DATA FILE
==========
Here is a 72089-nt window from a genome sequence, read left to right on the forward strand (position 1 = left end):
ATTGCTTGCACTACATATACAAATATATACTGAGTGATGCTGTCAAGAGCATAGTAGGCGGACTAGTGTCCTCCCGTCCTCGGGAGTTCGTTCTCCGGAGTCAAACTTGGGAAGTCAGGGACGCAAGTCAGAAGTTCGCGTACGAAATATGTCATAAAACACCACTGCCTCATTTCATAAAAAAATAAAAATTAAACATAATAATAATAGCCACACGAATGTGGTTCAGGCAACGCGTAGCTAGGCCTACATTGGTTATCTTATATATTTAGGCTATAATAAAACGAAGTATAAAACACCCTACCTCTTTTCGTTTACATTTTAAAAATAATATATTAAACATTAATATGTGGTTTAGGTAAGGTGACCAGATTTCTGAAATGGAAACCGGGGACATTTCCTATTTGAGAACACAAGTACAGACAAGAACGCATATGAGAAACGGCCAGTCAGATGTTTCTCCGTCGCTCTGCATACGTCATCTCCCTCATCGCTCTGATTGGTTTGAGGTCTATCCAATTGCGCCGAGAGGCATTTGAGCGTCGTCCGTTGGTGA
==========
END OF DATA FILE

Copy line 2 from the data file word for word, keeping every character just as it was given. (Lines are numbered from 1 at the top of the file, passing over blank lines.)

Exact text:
ATTGCTTGCACTACATATACAAATATATACTGAGTGATGCTGTCAAGAGCATAGTAGGCGGACTAGTGTCCTCCCGTCCTCGGGAGTTCGTTCTCCGGAGTCAAACTTGGGAAGTCAGGGACGCAAGTCAGAAGTTCGCGTACGAAATATGTCATAAAACACCACTGCCTCATTTCATAAAAAAATAAAAATTAAACATAATAATAATAGCCACACGAATGTGGTTCAGGCAACGCGTAGCTAGGCCTACATTGGTTATCTTATATATTTAGGCTATAATAAAACGAAGTATAAAACACCCTACCTCTTTTCGTTTACATTTTAAAAATAATATATTAAACATTAATATGTGGTTTAGGTAAGGTGACCAGATTTCTGAAATGGAAACCGGGGACATTTCCTATTTGAGAACACAAGTACAGACAAGAACGCATATGAGAAACGGCCAGTCAGATGTTTCTCCGTCGCTCTGCATACGTCATCTCCCTCATCGCTCTGATTGGTTTGAGGTCTATCCAATTGCGCCGAGAGGCATTTGAGCGTCGTCCGTTGGTGA